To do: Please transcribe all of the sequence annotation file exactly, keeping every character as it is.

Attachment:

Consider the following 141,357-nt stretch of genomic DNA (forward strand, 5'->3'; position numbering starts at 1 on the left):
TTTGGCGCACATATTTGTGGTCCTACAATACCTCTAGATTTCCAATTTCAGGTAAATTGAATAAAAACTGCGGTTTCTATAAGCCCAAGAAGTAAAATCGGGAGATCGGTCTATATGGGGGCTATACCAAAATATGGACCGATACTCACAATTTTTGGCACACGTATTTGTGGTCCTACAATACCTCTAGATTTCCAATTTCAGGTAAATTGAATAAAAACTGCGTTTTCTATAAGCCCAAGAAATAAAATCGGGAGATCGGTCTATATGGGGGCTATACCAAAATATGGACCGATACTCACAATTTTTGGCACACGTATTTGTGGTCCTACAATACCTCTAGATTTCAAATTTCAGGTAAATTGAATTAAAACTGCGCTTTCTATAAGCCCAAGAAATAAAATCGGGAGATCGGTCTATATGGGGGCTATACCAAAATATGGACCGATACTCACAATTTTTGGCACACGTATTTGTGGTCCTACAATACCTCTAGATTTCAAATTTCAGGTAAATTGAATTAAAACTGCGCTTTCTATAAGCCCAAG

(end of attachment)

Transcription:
Consider the following 141,357-nt stretch of genomic DNA (forward strand, 5'->3'; position numbering starts at 1 on the left):
TTTGGCGCACATATTTGTGGTCCTACAATACCTCTAGATTTCCAATTTCAGGTAAATTGAATAAAAACTGCGGTTTCTATAAGCCCAAGAAGTAAAATCGGGAGATCGGTCTATATGGGGGCTATACCAAAATATGGACCGATACTCACAATTTTTGGCACACGTATTTGTGGTCCTACAATACCTCTAGATTTCCAATTTCAGGTAAATTGAATAAAAACTGCGTTTTCTATAAGCCCAAGAAATAAAATCGGGAGATCGGTCTATATGGGGGCTATACCAAAATATGGACCGATACTCACAATTTTTGGCACACGTATTTGTGGTCCTACAATACCTCTAGATTTCAAATTTCAGGTAAATTGAATTAAAACTGCGCTTTCTATAAGCCCAAGAAATAAAATCGGGAGATCGGTCTATATGGGGGCTATACCAAAATATGGACCGATACTCACAATTTTTGGCACACGTATTTGTGGTCCTACAATACCTCTAGATTTCAAATTTCAGGTAAATTGAATTAAAACTGCGCTTTCTATAAGCCCAAG